MIT Stochastics & Statistics Seminar Series: Roman Vershynin
Title: Discovering hidden structures in complex networks
Abstract: Most big real-world networks (social, technological, biological) are sparse. Most of networks have noticeable structure, which can be formed by clusters (communities) and hubs. When and how can a hidden structure be recovered from a sparse network? Known approaches to this problem come from a variety of disciplines — probability, combinatorics, physics, statistics, optimization, information theory, etc. We will focus on the recently developed probabilistic approaches motivated by sparse recovery, where a network is regarded as a random measurement of the hidden structure.
Bio: Roman Vershynin is a Professor of Mathematics working at the University of Michigan. His primary area of expertise is high dimensional probability. He is interested in random geometric structures that appear across mathematics and data science, in particular random matrix theory, geometric functional analysis, convex and discrete geometry, geometric combinatorics, high dimensional statistics, information theory, learning theory, signal processing, numerical analysis, and network science.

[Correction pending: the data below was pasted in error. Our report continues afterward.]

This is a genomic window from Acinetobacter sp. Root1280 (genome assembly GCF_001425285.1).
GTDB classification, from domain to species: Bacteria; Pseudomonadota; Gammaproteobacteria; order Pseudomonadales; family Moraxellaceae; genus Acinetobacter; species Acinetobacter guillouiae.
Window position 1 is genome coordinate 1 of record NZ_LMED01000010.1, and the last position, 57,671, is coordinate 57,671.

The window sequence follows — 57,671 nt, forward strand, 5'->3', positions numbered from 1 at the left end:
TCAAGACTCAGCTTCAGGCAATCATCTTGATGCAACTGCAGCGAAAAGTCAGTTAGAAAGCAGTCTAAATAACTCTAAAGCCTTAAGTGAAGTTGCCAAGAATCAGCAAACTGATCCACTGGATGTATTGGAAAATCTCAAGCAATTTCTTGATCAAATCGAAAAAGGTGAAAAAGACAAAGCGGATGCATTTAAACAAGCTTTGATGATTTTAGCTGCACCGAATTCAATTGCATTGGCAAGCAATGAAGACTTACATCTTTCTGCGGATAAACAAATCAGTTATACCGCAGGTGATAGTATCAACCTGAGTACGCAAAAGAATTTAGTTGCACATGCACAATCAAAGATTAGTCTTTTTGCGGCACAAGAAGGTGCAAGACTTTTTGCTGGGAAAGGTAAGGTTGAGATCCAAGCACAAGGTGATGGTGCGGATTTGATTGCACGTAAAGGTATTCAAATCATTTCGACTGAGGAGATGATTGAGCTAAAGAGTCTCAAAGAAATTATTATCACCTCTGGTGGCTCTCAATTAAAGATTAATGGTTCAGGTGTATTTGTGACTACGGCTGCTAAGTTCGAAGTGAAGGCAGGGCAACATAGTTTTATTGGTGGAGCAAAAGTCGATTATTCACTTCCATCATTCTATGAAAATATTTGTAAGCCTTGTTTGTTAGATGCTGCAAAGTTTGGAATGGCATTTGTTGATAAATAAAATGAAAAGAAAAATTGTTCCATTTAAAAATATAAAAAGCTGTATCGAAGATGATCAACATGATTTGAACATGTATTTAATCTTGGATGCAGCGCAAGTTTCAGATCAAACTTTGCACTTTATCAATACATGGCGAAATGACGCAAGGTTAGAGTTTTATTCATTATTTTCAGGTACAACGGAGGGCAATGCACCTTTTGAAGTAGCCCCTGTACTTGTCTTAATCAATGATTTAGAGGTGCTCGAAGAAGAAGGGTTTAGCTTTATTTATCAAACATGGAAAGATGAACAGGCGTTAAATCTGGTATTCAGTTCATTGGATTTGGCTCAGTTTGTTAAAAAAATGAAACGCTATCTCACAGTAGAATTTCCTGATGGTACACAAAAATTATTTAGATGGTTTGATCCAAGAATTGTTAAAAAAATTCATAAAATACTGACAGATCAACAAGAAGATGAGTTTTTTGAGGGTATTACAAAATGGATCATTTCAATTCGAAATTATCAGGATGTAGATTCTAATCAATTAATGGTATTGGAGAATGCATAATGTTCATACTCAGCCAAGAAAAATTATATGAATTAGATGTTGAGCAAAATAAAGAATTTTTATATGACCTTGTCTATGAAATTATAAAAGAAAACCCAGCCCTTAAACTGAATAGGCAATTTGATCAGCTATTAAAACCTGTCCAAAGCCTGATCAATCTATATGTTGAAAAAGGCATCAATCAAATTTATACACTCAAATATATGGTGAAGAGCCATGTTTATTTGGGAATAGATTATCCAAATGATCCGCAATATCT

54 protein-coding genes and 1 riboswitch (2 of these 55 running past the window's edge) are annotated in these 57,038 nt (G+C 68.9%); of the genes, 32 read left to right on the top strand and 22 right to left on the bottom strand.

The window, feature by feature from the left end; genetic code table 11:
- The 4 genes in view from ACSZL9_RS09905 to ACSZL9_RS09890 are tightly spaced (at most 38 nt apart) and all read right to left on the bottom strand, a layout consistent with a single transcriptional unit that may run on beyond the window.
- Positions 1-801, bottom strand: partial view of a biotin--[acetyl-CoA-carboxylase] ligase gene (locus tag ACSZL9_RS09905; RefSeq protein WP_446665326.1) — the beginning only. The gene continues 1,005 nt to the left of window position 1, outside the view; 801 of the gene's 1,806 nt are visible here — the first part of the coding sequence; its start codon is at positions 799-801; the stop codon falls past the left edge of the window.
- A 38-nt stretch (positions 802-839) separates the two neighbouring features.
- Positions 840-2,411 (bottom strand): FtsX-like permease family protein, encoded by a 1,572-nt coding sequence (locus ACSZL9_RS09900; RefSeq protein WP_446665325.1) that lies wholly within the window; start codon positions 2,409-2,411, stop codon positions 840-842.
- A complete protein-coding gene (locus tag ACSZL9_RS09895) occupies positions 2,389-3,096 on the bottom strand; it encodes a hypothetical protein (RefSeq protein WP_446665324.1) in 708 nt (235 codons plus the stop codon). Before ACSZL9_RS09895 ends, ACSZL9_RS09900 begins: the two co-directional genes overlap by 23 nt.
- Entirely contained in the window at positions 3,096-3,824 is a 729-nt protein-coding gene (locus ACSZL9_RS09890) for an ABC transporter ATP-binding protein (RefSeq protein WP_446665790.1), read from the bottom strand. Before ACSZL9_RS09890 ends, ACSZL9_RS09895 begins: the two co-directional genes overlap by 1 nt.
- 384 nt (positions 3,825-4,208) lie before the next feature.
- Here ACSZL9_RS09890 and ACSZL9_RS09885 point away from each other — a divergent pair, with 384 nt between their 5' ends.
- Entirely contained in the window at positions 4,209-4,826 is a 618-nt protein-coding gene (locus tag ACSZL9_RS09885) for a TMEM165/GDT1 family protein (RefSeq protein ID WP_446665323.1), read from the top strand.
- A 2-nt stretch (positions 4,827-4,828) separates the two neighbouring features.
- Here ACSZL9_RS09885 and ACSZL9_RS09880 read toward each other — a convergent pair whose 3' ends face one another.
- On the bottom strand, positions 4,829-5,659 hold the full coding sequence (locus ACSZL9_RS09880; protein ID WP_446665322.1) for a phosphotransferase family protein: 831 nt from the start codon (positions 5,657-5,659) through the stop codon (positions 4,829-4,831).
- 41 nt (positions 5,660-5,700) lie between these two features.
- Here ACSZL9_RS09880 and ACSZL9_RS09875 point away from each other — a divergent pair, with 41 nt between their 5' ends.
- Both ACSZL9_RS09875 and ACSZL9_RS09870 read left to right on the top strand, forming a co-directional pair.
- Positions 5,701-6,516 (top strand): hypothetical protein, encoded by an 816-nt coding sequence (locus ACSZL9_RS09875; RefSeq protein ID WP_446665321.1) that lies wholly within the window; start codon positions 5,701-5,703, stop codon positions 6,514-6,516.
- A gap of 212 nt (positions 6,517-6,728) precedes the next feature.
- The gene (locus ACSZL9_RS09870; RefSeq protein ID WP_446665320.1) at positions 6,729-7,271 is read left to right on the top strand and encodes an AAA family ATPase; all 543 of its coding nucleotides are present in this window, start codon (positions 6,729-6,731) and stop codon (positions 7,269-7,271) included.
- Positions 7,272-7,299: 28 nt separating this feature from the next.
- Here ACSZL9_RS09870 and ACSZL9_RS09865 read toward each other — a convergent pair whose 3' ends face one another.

Roman Vershynin received an equivalent of M.S. from Kharkiv National University in Ukraine in 1996, and Ph.D. from University of Missouri-Columbia in 2000. Prior to his appointment at the University of Michigan, he was a faculty at the University of California, Davis (2003-2008) and a postdoctoral fellow at the University of Alberta in Canada (2001-2003) and Weizmann Institute of Science in Israel (2000-2001). He was a recipient of the Alfred Sloan Research Fellowship in 2005, Bessel Research Award from Humboldt Foundation in 2013, an invited speaker at the International Congress of Mathematicians in 2010, and a plenary speaker at the Summer Meeting of the Canadian Mathematical Society in 2011.
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